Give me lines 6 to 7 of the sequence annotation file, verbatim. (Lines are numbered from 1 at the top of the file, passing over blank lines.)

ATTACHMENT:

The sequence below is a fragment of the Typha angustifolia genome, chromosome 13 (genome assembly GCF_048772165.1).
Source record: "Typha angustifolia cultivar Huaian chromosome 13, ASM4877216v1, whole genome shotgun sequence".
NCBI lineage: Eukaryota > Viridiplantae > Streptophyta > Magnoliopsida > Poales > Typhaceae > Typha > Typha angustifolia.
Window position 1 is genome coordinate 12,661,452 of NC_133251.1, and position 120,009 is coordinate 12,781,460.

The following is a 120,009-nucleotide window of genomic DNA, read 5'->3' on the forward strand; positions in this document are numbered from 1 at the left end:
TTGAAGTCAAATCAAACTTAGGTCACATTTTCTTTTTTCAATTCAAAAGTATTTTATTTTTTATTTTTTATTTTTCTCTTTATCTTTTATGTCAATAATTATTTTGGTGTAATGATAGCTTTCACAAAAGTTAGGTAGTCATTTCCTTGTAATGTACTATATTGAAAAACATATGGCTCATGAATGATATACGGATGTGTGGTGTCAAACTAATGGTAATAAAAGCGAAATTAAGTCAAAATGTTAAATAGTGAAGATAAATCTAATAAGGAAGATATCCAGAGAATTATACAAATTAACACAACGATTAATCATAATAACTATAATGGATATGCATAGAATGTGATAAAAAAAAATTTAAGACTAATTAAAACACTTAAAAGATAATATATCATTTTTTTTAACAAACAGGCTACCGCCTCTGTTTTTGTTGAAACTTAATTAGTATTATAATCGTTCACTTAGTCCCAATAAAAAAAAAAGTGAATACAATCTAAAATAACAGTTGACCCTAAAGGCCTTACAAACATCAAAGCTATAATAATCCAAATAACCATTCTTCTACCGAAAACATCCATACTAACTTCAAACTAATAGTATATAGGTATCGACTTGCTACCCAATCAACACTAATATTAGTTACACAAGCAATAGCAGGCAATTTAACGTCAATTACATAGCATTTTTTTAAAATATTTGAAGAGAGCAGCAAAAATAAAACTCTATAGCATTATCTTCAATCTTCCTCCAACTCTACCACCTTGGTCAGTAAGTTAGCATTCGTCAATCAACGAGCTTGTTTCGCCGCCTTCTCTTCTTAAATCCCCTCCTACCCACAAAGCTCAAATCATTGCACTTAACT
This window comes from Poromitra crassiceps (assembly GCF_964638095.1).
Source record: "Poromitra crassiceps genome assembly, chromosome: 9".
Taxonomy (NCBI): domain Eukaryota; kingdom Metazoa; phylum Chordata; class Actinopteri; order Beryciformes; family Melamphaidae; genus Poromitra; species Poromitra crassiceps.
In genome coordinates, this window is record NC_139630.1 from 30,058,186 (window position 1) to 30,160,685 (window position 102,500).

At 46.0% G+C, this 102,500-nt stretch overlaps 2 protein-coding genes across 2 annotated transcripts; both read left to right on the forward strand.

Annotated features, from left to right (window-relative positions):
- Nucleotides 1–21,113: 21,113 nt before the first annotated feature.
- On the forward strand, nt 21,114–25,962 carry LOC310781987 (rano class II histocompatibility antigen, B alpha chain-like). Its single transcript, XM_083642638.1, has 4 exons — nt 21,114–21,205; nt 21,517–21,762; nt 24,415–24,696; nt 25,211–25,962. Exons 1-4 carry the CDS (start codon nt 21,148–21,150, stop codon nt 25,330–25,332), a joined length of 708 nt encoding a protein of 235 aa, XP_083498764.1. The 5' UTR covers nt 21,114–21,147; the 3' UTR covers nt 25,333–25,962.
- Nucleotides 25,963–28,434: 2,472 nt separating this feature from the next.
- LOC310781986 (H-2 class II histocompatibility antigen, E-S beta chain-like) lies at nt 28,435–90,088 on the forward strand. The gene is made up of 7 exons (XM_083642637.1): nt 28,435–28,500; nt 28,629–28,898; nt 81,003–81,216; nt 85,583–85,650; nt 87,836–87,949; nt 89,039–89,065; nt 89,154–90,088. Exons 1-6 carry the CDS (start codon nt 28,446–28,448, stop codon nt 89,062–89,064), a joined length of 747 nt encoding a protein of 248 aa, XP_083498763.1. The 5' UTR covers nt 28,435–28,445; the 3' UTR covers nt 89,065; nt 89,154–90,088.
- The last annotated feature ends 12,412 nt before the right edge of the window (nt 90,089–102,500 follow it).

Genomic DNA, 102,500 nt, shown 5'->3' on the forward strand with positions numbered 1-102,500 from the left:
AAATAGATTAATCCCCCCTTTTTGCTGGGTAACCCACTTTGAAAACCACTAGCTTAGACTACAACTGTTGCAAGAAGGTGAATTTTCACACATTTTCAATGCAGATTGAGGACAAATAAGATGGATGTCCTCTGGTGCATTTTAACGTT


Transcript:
TTGAAGTCAAATCAAACTTAGGTCACATTTTCTTTTTTCAATTCAAAAGTATTTTATTTTTTATTTTTTATTTTTCTCTTTATCTTTTATGTCAATAATTATTTTGGTGTAATGATAGCTTTCACAAAAGTTAGGTAGTCATTTCCTTGTAATGTACTATATTGAAAAACATATGGCTCATGAATGATATACGGATGTGTGGTGTCAAACTAATGGTAATAAAAGCGAAATTAAGTCAAAATGTTAAATAGTGAAGATAAATCTAATAAGGAAGATATCCAGAGAATTATACAAATTAACACAACGATTAATCATAATAACTATAATGGATATGCATAGAATGTGATAAAAAAAAATTTAAGACTAATTAAAACACTTAAAAGATAATATATCATTTTTTTTAACAAACAGGCTACCGCCTCTGTTTTTGTTGAAACTTAATTAGTATTATAATCGTTCACTTAGTCCCAATAAAAAAAAAAGTGAATACAATCTAAAATAACAGTTGACCCTAAAGGCCTTACAAACATCAAAGCTATAATAATCCAAATAACCATTCTTCTACCGAAAACATCCATACTAACTTCAAACTAATAGTATATAGGTATCGACTTGCTACCCAATCAACACTAATATTAGTTACACAAGCAATAGCAGGCAATTTAACGTCAATTACATAGCATTTTTTTAAAATATTTGAAGAGAGCAGCAAAAATAAAACTCTATAGCATTATCTTCAATCTTCCTCCAACTCTACCACCTTGGTCAGTAAGTTAGCATTCGTCAATCAACGAGCTTGTTTCGCCGCCTTCTCTTCTTAAATCCCCTCCTACCCACAAAGCTCAAATCATTGCACTTAACT
This window comes from Poromitra crassiceps (assembly GCF_964638095.1).